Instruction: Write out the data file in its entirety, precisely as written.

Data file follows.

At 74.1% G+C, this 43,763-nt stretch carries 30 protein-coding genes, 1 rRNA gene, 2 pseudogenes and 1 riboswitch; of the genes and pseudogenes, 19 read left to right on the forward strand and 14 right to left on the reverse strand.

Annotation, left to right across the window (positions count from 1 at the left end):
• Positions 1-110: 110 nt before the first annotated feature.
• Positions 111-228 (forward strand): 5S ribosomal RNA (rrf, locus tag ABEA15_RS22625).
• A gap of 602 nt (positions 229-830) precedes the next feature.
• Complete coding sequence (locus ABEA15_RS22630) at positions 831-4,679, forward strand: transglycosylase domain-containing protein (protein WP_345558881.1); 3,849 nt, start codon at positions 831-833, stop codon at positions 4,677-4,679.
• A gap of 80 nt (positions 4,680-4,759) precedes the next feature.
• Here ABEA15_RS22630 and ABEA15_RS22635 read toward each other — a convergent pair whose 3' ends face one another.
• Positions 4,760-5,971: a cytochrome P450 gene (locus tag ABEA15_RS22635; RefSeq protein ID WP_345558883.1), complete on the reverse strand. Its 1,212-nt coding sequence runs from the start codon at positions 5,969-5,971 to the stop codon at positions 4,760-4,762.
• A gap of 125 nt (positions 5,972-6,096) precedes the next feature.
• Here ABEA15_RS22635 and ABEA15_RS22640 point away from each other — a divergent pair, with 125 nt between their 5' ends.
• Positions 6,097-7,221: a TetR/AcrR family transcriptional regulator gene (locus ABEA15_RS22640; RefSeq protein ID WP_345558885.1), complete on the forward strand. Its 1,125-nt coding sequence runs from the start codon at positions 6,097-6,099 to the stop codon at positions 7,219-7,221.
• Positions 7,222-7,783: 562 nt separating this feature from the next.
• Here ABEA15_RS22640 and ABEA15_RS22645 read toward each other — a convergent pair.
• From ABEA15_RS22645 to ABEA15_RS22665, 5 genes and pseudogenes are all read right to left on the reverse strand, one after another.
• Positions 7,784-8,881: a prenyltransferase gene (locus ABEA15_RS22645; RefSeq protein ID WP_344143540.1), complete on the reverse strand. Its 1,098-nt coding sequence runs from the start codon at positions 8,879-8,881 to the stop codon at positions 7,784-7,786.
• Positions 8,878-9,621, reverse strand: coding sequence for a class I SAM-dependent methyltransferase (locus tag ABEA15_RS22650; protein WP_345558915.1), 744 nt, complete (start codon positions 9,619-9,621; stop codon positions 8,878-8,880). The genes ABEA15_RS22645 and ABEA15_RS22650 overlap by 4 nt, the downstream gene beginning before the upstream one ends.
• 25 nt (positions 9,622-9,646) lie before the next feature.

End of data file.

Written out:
At 74.1% G+C, this 43,763-nt stretch carries 30 protein-coding genes, 1 rRNA gene, 2 pseudogenes and 1 riboswitch; of the genes and pseudogenes, 19 read left to right on the forward strand and 14 right to left on the reverse strand.

Annotation, left to right across the window (positions count from 1 at the left end):
• Positions 1-110: 110 nt before the first annotated feature.
• Positions 111-228 (forward strand): 5S ribosomal RNA (rrf, locus tag ABEA15_RS22625).
• A gap of 602 nt (positions 229-830) precedes the next feature.
• Complete coding sequence (locus ABEA15_RS22630) at positions 831-4,679, forward strand: transglycosylase domain-containing protein (protein WP_345558881.1); 3,849 nt, start codon at positions 831-833, stop codon at positions 4,677-4,679.
• A gap of 80 nt (positions 4,680-4,759) precedes the next feature.
• Here ABEA15_RS22630 and ABEA15_RS22635 read toward each other — a convergent pair whose 3' ends face one another.
• Positions 4,760-5,971: a cytochrome P450 gene (locus tag ABEA15_RS22635; RefSeq protein ID WP_345558883.1), complete on the reverse strand. Its 1,212-nt coding sequence runs from the start codon at positions 5,969-5,971 to the stop codon at positions 4,760-4,762.
• A gap of 125 nt (positions 5,972-6,096) precedes the next feature.
• Here ABEA15_RS22635 and ABEA15_RS22640 point away from each other — a divergent pair, with 125 nt between their 5' ends.
• Positions 6,097-7,221: a TetR/AcrR family transcriptional regulator gene (locus ABEA15_RS22640; RefSeq protein ID WP_345558885.1), complete on the forward strand. Its 1,125-nt coding sequence runs from the start codon at positions 6,097-6,099 to the stop codon at positions 7,219-7,221.
• Positions 7,222-7,783: 562 nt separating this feature from the next.
• Here ABEA15_RS22640 and ABEA15_RS22645 read toward each other — a convergent pair.
• From ABEA15_RS22645 to ABEA15_RS22665, 5 genes and pseudogenes are all read right to left on the reverse strand, one after another.
• Positions 7,784-8,881: a prenyltransferase gene (locus ABEA15_RS22645; RefSeq protein ID WP_344143540.1), complete on the reverse strand. Its 1,098-nt coding sequence runs from the start codon at positions 8,879-8,881 to the stop codon at positions 7,784-7,786.
• Positions 8,878-9,621, reverse strand: coding sequence for a class I SAM-dependent methyltransferase (locus tag ABEA15_RS22650; protein WP_345558915.1), 744 nt, complete (start codon positions 9,619-9,621; stop codon positions 8,878-8,880). The genes ABEA15_RS22645 and ABEA15_RS22650 overlap by 4 nt, the downstream gene beginning before the upstream one ends.
• 25 nt (positions 9,622-9,646) lie before the next feature.